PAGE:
An alternative method for predicting the scale of IA events is plume modeling, which calculates the number of exposed persons by estimating the geographic spread of dispersed B. anthracis spores. Plume models require knowledge (or estimates) of the number of spores released, release timing and location, population densities, meteorologic data (e.g. wind speed and direction), and inhaled spore volume. It is unclear whether plume modeling is sufficiently timely and robust to guide local response decisions.
We therefore developed a modeling tool, called Anthrax Assist, to provide public health officials with rapid projections of IA cases and response decision support during an aerosolized anthrax event. This tool can assist with responding to an anthrax event (or designing and conducting locally tailored training exercises) by providing critical information in the first few days of response.
We used Excel 2010 (Microsoft Corporation, Redmond, WA, USA) to construct Anthrax Assist (Technical Appendix 1). Anthrax Assist is composed of 3 linked models (Table 1). The Epidemic-Curve model combines daily case counts with incubation distributions to project the future number and timing of symptomatic IA cases in a nonvaccinated population. The PEP Impact model estimates the potential decrease in the projected trajectory of future cases (output from the Epidemic-Curve model) resulting from a PEP dispensing campaign. The Healthcare Impact model uses the projected unmitigated or PEP-mitigated incidence curves to project the size and timing of peak healthcare utilization and associated patient outcomes. Users can readily change a number of input values to reflect a desired attack scenario or response strategy (Table 2). To illustrate the models, we developed an attack scenario and used it to evaluate estimates resulting from various outbreak detection scenarios (using 1, 2, or 3 days of initial case count data) and PEP response strategies (Table 3).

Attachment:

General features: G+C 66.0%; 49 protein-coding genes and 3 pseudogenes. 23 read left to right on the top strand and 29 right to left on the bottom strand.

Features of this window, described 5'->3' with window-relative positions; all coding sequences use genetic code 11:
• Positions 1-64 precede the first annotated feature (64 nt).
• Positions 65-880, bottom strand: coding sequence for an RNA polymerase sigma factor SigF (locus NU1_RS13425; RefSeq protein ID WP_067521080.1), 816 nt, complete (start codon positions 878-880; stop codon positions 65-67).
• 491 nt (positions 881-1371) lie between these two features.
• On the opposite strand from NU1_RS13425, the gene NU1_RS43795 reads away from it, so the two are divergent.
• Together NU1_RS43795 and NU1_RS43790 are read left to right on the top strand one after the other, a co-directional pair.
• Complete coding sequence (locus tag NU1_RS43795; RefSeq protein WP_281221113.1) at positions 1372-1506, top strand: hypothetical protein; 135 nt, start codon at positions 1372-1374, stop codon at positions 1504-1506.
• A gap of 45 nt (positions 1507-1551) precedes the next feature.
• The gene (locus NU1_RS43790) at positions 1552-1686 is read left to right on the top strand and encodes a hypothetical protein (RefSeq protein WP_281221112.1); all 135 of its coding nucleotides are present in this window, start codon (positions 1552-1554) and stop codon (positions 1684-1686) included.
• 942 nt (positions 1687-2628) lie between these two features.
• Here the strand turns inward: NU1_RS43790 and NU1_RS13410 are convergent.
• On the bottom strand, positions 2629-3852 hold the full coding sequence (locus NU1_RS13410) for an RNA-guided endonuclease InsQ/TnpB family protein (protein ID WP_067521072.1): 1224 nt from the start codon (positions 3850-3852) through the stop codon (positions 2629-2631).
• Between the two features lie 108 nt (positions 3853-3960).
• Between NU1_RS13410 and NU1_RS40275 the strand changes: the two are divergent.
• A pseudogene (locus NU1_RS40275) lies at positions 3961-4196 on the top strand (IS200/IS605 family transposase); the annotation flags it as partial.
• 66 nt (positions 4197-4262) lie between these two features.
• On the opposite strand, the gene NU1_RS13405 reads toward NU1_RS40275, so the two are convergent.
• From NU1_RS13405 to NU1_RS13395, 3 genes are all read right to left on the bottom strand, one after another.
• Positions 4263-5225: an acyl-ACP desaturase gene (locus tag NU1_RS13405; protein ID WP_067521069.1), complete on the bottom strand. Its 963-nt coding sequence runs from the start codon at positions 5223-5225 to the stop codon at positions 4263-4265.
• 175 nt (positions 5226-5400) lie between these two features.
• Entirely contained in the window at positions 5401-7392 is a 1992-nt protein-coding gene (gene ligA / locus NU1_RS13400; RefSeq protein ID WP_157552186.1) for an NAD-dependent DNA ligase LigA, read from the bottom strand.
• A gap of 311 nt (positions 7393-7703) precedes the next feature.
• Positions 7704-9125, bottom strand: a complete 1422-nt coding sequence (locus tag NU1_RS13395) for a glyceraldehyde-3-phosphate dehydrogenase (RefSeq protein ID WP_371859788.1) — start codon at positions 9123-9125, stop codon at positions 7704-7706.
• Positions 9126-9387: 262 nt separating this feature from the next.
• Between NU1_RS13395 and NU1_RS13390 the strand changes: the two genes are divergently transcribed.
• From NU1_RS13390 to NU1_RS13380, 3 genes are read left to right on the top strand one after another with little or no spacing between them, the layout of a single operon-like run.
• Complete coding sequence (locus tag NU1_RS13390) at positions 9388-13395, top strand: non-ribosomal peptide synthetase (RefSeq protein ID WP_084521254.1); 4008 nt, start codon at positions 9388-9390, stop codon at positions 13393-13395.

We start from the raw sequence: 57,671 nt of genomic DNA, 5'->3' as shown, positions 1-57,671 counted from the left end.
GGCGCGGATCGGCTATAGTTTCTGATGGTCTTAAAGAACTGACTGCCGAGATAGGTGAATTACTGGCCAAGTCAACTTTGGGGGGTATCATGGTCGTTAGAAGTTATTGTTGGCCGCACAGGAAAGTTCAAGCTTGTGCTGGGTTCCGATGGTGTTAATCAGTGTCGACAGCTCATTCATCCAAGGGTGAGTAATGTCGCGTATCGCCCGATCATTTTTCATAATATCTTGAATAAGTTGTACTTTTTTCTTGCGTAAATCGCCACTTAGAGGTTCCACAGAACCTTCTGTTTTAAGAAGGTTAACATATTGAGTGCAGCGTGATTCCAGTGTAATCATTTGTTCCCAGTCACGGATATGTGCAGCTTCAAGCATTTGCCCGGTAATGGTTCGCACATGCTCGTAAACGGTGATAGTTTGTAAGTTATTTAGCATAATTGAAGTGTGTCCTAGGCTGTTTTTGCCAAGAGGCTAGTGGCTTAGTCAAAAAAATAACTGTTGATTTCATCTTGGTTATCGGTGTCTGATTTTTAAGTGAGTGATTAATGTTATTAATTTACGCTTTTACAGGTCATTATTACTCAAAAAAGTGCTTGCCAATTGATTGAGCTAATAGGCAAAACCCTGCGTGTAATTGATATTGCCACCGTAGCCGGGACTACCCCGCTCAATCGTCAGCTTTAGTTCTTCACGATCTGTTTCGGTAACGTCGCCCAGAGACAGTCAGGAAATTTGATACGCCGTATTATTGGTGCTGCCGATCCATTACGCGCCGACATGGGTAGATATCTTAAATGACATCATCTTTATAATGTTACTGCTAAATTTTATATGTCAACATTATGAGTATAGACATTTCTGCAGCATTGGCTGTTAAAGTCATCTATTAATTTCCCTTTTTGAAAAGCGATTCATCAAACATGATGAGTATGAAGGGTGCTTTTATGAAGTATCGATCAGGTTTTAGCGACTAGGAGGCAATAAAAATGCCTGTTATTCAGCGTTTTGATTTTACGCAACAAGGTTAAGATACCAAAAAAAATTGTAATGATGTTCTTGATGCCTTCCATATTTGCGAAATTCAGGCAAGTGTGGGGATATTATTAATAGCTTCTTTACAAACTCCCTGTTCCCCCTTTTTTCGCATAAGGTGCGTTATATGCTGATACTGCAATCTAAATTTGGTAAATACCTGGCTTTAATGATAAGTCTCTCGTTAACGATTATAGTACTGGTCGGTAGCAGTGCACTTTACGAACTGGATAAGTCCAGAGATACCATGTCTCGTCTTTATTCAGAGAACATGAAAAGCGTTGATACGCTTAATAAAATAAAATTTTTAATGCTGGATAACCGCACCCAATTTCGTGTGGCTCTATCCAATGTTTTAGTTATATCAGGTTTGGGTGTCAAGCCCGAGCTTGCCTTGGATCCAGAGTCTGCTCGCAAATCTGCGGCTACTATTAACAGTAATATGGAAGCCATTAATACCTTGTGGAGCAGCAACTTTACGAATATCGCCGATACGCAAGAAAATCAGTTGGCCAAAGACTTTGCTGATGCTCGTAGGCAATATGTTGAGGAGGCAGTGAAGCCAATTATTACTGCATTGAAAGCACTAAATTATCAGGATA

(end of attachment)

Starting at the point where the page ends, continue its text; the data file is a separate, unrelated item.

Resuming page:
We base our IA incubation distribution on the Wilkening model, which plots the probability of becoming symptomatic over a 60-day period for a given infectious dose of B. anthracis spores (Technical Appendix 2) (13). We combine this incubation probability distribution with the number of detected IA cases at a given time to calculate the total projected number of ill persons (final case count [FCC]) by using the following equation:
We assume a single, localized release that causes near-simultaneous population exposure. Because public health authorities will probably not know the average inhaled spore dose among affected persons, we designed the model to calculate a range of plausible outbreak sizes from a range of spores inhaled per person. To illustrate the model, we used a median value of 360 spores/person (range 1–8,000), resulting in a median incubation period of 6.9 days (range 10.3–5.0) (Table 2; Technical Appendix 2).
PEP Impact Model
The PEP Impact model uses median projected daily case counts (output from the Epidemic Curve model) to estimate the potential effects of a PEP campaign. This effect is calculated as the product of the number of persons who become symptomatic on any given day t; the effectiveness of PEP on day t (which is a product of antimicrobial efficacy and adherence); and the probability that an infected, asymptomatic person receives antimicrobial prophylaxis on or before day t. We calculate the probability that a person receives PEP on day t by multiplying the PEP uptake (proportion of persons seeking antimicrobial drugs) by the daily antimicrobial dispensing throughput and then dividing by the population targeted for PEP (Table 2). The FCC with a PEP campaign is the sum of detected cases and daily PEP-mitigated case count projections. We express PEP effect as both a difference measure (cases averted) and as a proportion (cases averted divided by the unmitigated FCC). We assume that symptomatic persons seeking PEP are referred for medical treatment and do not receive PEP (21). We further assume that all of the population suspected to be exposed would be targeted for PEP because there is no definitive PEP triage process for IA beyond exposure risk (Table 2).